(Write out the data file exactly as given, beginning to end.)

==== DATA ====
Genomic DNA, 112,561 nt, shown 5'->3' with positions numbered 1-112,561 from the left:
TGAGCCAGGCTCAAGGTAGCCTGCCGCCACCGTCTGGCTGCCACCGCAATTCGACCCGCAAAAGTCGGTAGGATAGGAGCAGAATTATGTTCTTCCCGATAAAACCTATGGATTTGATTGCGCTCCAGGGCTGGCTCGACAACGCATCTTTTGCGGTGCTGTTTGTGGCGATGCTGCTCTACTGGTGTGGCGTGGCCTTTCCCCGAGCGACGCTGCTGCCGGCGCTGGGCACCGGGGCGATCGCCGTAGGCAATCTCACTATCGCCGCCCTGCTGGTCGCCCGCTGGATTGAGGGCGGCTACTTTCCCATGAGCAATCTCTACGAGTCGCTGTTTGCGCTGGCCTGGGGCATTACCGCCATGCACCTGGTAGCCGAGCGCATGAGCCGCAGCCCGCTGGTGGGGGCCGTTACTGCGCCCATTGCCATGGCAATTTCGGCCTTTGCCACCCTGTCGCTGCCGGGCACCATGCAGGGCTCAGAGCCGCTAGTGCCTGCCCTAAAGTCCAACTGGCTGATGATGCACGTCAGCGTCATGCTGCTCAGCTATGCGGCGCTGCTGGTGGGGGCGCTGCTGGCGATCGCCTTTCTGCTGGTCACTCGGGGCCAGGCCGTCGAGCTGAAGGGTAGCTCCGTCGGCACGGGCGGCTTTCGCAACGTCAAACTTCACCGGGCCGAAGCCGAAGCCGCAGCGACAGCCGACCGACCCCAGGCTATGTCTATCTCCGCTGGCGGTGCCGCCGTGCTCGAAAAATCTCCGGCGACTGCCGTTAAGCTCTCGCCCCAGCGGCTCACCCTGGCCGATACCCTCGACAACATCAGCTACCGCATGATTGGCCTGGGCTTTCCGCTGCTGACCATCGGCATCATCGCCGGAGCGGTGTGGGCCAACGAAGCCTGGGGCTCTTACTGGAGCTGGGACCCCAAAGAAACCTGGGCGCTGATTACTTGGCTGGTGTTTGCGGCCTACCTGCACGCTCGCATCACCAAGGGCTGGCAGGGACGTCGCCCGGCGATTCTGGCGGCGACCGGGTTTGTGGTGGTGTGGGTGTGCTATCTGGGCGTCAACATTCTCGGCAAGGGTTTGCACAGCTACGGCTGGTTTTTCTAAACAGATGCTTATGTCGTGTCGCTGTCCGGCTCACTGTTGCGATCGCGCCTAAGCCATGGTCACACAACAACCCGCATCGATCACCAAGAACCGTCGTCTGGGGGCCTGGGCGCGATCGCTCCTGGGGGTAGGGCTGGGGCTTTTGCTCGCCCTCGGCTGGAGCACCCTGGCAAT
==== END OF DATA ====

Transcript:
Genomic DNA, 112,561 nt, shown 5'->3' with positions numbered 1-112,561 from the left:
TGAGCCAGGCTCAAGGTAGCCTGCCGCCACCGTCTGGCTGCCACCGCAATTCGACCCGCAAAAGTCGGTAGGATAGGAGCAGAATTATGTTCTTCCCGATAAAACCTATGGATTTGATTGCGCTCCAGGGCTGGCTCGACAACGCATCTTTTGCGGTGCTGTTTGTGGCGATGCTGCTCTACTGGTGTGGCGTGGCCTTTCCCCGAGCGACGCTGCTGCCGGCGCTGGGCACCGGGGCGATCGCCGTAGGCAATCTCACTATCGCCGCCCTGCTGGTCGCCCGCTGGATTGAGGGCGGCTACTTTCCCATGAGCAATCTCTACGAGTCGCTGTTTGCGCTGGCCTGGGGCATTACCGCCATGCACCTGGTAGCCGAGCGCATGAGCCGCAGCCCGCTGGTGGGGGCCGTTACTGCGCCCATTGCCATGGCAATTTCGGCCTTTGCCACCCTGTCGCTGCCGGGCACCATGCAGGGCTCAGAGCCGCTAGTGCCTGCCCTAAAGTCCAACTGGCTGATGATGCACGTCAGCGTCATGCTGCTCAGCTATGCGGCGCTGCTGGTGGGGGCGCTGCTGGCGATCGCCTTTCTGCTGGTCACTCGGGGCCAGGCCGTCGAGCTGAAGGGTAGCTCCGTCGGCACGGGCGGCTTTCGCAACGTCAAACTTCACCGGGCCGAAGCCGAAGCCGCAGCGACAGCCGACCGACCCCAGGCTATGTCTATCTCCGCTGGCGGTGCCGCCGTGCTCGAAAAATCTCCGGCGACTGCCGTTAAGCTCTCGCCCCAGCGGCTCACCCTGGCCGATACCCTCGACAACATCAGCTACCGCATGATTGGCCTGGGCTTTCCGCTGCTGACCATCGGCATCATCGCCGGAGCGGTGTGGGCCAACGAAGCCTGGGGCTCTTACTGGAGCTGGGACCCCAAAGAAACCTGGGCGCTGATTACTTGGCTGGTGTTTGCGGCCTACCTGCACGCTCGCATCACCAAGGGCTGGCAGGGACGTCGCCCGGCGATTCTGGCGGCGACCGGGTTTGTGGTGGTGTGGGTGTGCTATCTGGGCGTCAACATTCTCGGCAAGGGTTTGCACAGCTACGGCTGGTTTTTCTAAACAGATGCTTATGTCGTGTCGCTGTCCGGCTCACTGTTGCGATCGCGCCTAAGCCATGGTCACACAACAACCCGCATCGATCACCAAGAACCGTCGTCTGGGGGCCTGGGCGCGATCGCTCCTGGGGGTAGGGCTGGGGCTTTTGCTCGCCCTCGGCTGGAGCACCCTGGCAAT